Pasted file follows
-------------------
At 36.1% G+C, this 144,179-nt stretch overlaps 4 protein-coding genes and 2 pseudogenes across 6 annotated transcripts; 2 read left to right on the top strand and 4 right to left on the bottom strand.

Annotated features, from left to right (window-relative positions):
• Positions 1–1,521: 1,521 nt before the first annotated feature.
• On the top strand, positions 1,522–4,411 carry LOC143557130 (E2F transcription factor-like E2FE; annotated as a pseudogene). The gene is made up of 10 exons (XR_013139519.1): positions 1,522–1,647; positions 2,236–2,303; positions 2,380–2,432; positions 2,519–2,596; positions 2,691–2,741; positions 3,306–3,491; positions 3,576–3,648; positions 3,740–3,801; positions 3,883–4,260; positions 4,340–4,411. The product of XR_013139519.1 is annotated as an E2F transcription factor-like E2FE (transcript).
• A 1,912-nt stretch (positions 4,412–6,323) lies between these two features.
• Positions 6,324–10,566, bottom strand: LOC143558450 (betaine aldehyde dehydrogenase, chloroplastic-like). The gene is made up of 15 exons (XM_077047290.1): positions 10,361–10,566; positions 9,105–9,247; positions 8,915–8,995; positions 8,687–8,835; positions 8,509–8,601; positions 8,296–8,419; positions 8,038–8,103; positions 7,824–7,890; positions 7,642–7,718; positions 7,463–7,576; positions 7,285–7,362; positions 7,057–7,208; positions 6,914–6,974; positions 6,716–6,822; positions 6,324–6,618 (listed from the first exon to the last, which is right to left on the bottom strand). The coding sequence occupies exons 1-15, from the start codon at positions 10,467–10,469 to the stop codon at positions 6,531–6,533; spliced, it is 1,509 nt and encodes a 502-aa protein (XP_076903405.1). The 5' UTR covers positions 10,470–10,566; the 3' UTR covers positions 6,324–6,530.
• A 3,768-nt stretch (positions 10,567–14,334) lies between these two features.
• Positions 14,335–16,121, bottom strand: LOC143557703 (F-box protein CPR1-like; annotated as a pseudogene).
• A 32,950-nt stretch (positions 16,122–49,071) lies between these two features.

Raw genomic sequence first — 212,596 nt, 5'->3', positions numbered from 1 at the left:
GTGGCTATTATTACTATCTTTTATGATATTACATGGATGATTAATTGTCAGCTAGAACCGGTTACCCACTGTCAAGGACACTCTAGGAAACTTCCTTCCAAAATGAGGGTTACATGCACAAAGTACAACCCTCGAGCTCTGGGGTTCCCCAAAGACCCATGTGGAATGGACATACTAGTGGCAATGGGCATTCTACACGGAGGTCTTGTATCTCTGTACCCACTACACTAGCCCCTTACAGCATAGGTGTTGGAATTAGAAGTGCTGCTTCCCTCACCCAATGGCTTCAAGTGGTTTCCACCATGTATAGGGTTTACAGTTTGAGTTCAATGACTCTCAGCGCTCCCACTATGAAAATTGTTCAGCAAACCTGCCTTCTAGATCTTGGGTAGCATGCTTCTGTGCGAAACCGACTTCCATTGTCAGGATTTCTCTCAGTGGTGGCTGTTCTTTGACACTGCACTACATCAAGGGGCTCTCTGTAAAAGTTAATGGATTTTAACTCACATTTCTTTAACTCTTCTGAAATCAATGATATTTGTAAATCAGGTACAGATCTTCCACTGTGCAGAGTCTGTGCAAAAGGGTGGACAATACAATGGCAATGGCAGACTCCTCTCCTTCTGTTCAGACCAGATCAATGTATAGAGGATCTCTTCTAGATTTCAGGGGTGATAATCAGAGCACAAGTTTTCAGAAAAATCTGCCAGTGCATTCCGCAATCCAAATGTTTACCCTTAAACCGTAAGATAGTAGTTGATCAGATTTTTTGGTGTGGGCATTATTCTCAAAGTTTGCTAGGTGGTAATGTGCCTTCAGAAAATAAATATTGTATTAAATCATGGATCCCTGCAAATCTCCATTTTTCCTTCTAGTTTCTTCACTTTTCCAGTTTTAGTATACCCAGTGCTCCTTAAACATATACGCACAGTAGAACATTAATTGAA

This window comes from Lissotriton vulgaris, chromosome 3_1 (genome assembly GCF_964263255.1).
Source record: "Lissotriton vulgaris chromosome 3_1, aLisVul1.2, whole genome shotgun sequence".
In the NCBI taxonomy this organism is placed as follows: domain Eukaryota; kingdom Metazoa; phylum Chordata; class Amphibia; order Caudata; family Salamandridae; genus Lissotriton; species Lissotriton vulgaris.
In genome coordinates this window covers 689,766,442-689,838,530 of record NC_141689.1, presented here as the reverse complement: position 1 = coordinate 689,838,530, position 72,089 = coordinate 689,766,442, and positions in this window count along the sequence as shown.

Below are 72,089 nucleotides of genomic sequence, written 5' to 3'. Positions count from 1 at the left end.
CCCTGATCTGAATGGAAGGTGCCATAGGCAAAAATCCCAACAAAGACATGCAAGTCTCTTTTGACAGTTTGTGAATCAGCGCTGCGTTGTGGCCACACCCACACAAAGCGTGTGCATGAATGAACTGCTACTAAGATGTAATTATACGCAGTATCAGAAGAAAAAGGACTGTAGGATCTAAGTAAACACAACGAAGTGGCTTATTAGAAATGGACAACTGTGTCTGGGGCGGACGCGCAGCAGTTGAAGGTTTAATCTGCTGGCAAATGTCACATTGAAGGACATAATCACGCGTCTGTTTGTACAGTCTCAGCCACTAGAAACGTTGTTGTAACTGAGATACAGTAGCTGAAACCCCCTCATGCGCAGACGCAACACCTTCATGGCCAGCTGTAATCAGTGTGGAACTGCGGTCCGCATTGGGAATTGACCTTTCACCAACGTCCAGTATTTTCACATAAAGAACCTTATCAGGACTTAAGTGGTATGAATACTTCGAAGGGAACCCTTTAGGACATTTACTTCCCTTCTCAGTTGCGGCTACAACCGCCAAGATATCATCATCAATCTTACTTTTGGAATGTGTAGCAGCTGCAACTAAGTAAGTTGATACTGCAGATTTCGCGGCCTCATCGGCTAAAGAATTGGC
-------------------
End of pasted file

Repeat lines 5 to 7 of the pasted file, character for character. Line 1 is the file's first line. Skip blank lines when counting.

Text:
• A 1,912-nt stretch (positions 4,412–6,323) lies between these two features.
• Positions 6,324–10,566, bottom strand: LOC143558450 (betaine aldehyde dehydrogenase, chloroplastic-like). The gene is made up of 15 exons (XM_077047290.1): positions 10,361–10,566; positions 9,105–9,247; positions 8,915–8,995; positions 8,687–8,835; positions 8,509–8,601; positions 8,296–8,419; positions 8,038–8,103; positions 7,824–7,890; positions 7,642–7,718; positions 7,463–7,576; positions 7,285–7,362; positions 7,057–7,208; positions 6,914–6,974; positions 6,716–6,822; positions 6,324–6,618 (listed from the first exon to the last, which is right to left on the bottom strand). The coding sequence occupies exons 1-15, from the start codon at positions 10,467–10,469 to the stop codon at positions 6,531–6,533; spliced, it is 1,509 nt and encodes a 502-aa protein (XP_076903405.1). The 5' UTR covers positions 10,470–10,566; the 3' UTR covers positions 6,324–6,530.
• A 3,768-nt stretch (positions 10,567–14,334) lies between these two features.